It is my pleasure to announce that Dr. Jennifer Philips MD, PhD, has accepted the position as Co-Director of the Division of Infectious Diseases, in the Department of Medicine. Dr. William Powderly will continue as Co-Director of the Division overseeing the clinical faculty, operations, research and educational programs. Dr. Philips will take over for Dr. Daniel Goldberg leading the basic research faculty, physician-scientist trainees and wet lab research programs in the Infectious Diseases divisions. Dr. Goldberg, The David M. and Paula L. Kipnis Distinguished Professor of Medicine and Professor of Molecular Microbiology has been the Co-Director of the Infectious Diseases division since 2000, and the head of the microbial Pathogenesis Training Grant since 2004. Dr. Goldberg has served in many important roles at Washington University including heading the medical scientist training program (MSTP) for many years, and serving in multiple leadership roles in the Division of Biology and Biomedical Sciences. Given his longstanding service to research administration and graduate training, it is important that we now provide Dr. Goldberg the pleasure of focusing on his laboratory and transition the ID leadership to another outstanding physician scientist, Dr. Jen Philips.
Dr. Philips received her BA in Biochemistry, graduating summa cum laude from Columbia University in New York. She received her MD and PhD in Biochemistry and Biophysics from the University of California, San Francisco School of Medicine. She did her internal medicine residency at the Brigham and Women’s Hospital in Boston, MA and her clinical infectious diseases training in the combined Massachusetts General Hospital and Brigham and Women’s Hospital ID fellowship in Boston. She continued her research training in the Department of Genetics at Harvard Medical School working with Drs. Norbert Perrimon and Eric Rubin. At Harvard, she performed the first genome-wide RNAi screening of host factors required for intracellular bacterial infections and characterized molecular factors associated with restricting mycobacterial growth. After her fellowship training, Dr. Philips worked as a Translational Medicine Expert in the Infectious Disease Area of Novartis Institute for BioMedical Research in Cambridge, MA for two years, while also serving as clinical faculty at Brigham and Women’s Hospital and Harvard Medical School, before being recruited to NYU School of Medicine in 2009. While at NYU, Dr. Philips served as the Co-Director for their MSTP. In 2015, Dr. Philips was recruited to Washington University School of Medicine where she has continued to excel as a physician scientist, clinician and research mentor. Dr. Philips’ research focuses on Mycobacterium tuberculosis virulence factors, metabolism and immunology.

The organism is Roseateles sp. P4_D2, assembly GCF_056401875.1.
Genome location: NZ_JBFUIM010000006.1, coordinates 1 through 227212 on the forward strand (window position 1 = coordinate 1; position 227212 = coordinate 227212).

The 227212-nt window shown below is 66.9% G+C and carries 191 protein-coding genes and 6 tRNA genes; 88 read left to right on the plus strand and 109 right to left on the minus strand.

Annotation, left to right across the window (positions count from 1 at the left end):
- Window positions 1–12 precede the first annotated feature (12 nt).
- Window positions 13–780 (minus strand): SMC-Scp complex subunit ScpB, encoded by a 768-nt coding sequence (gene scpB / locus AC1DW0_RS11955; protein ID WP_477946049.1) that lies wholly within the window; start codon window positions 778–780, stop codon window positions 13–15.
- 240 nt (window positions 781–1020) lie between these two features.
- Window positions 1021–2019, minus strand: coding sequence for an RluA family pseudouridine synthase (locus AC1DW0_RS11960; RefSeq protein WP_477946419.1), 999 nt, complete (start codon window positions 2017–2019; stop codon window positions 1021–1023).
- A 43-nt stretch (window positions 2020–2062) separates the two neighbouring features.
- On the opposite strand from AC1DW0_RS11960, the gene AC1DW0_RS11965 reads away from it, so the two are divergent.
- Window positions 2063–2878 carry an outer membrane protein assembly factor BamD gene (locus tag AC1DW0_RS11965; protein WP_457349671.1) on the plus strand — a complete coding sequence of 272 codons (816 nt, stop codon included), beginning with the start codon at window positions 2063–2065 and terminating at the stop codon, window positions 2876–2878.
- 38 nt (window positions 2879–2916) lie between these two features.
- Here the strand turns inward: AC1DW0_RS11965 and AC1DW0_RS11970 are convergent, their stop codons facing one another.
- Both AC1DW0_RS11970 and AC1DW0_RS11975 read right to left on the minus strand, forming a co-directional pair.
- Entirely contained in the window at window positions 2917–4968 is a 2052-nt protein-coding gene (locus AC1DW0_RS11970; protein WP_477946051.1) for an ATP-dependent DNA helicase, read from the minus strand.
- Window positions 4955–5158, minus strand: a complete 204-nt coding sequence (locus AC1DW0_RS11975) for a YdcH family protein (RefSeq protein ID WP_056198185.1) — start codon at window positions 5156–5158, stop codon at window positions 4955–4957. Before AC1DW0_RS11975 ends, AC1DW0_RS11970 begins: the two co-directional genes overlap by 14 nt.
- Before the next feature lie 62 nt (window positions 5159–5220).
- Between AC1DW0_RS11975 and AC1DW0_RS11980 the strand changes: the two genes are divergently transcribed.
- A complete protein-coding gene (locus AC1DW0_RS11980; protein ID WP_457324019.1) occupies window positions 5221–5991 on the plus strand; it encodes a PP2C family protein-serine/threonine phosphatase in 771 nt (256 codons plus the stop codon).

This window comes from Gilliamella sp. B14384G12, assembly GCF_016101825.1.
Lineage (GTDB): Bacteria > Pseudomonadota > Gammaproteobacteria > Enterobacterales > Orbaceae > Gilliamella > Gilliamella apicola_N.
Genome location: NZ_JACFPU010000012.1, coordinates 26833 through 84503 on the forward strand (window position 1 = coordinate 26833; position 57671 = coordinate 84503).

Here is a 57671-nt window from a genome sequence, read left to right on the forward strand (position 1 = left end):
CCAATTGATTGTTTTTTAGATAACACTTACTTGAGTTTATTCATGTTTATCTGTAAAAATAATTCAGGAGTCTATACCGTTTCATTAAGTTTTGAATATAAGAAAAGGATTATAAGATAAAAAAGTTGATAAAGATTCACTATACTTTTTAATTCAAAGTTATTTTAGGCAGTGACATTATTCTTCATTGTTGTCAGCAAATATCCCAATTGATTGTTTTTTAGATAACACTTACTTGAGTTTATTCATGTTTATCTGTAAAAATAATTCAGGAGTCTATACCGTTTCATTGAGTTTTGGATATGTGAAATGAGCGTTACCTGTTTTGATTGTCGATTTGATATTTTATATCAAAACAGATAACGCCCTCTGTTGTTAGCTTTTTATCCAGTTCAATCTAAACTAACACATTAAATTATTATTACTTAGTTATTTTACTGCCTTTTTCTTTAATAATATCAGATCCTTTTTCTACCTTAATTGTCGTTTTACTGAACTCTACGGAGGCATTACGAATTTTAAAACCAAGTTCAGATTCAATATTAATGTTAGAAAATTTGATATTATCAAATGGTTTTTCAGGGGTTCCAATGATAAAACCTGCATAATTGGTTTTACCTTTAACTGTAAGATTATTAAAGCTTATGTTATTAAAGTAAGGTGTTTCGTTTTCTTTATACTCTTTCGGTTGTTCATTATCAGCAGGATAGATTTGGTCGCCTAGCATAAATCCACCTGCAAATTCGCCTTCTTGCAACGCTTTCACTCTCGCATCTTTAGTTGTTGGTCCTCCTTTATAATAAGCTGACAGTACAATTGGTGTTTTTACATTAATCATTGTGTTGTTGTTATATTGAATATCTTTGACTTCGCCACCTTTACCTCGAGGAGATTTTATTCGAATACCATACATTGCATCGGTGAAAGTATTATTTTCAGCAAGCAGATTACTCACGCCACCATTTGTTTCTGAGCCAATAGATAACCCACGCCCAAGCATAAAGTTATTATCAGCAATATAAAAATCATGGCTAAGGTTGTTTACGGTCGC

Dr. Philips has been recognized with the Maxwell Finland Award for Excellence in Research, the Michael Saperstein Medical Scholar award, The Astellas Young Investigator Award, the Colton Family Scholar Award and the Gerald Weissman Young Scholars Society award. Early in her career, she received the Doris Duke Clinical Scientist Development Award and the Edward Mallinckrodt Jr. Foundation Award. She currently has two R01s and an R21 for her work on the Role of EsxG-EsxH in M. tuberculosis Pathogenesis (R01 AI087682), the Mechanism of Innate Immune Evasion by M tuberculosis (R01 AI130454) and Targeting Fatty Acid Metabolism to Treat TB (1 R21 AI128427).
Dr. Philips is recognized for her scientific accomplishments, her collaborative leadership style, and commitment to mentoring the next generation of infectious disease physicians and scientists. Please join me in congratulating Dr. Philips on her new leadership role.
Victoria J. Fraser, MD
Adolphus Busch Professor of Medicine
Chairman, Department of Medicine